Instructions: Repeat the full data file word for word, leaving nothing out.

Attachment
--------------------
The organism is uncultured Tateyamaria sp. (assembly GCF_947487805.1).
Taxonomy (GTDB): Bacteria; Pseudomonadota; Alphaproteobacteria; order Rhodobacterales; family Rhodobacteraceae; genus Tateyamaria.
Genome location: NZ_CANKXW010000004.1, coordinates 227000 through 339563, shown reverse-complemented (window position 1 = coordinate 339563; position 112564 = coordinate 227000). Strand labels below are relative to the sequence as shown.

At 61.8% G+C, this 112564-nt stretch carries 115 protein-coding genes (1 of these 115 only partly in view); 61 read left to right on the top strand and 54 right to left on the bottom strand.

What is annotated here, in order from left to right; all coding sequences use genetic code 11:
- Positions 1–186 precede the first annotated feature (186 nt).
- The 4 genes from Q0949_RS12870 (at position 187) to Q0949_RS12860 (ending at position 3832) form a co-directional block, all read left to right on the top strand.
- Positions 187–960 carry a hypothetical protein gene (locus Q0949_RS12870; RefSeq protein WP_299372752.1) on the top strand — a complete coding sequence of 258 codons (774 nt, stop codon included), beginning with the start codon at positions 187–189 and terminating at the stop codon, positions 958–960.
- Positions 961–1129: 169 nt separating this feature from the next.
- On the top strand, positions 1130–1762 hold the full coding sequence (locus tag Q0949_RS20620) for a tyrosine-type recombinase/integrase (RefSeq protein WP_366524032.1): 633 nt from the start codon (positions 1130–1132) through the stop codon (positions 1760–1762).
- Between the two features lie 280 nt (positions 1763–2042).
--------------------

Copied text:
The organism is uncultured Tateyamaria sp. (assembly GCF_947487805.1).
Taxonomy (GTDB): Bacteria; Pseudomonadota; Alphaproteobacteria; order Rhodobacterales; family Rhodobacteraceae; genus Tateyamaria.
Genome location: NZ_CANKXW010000004.1, coordinates 227000 through 339563, shown reverse-complemented (window position 1 = coordinate 339563; position 112564 = coordinate 227000). Strand labels below are relative to the sequence as shown.

At 61.8% G+C, this 112564-nt stretch carries 115 protein-coding genes (1 of these 115 only partly in view); 61 read left to right on the top strand and 54 right to left on the bottom strand.

What is annotated here, in order from left to right; all coding sequences use genetic code 11:
- Positions 1–186 precede the first annotated feature (186 nt).
- The 4 genes from Q0949_RS12870 (at position 187) to Q0949_RS12860 (ending at position 3832) form a co-directional block, all read left to right on the top strand.
- Positions 187–960 carry a hypothetical protein gene (locus Q0949_RS12870; RefSeq protein WP_299372752.1) on the top strand — a complete coding sequence of 258 codons (774 nt, stop codon included), beginning with the start codon at positions 187–189 and terminating at the stop codon, positions 958–960.
- Positions 961–1129: 169 nt separating this feature from the next.
- On the top strand, positions 1130–1762 hold the full coding sequence (locus tag Q0949_RS20620) for a tyrosine-type recombinase/integrase (RefSeq protein WP_366524032.1): 633 nt from the start codon (positions 1130–1132) through the stop codon (positions 1760–1762).
- Between the two features lie 280 nt (positions 1763–2042).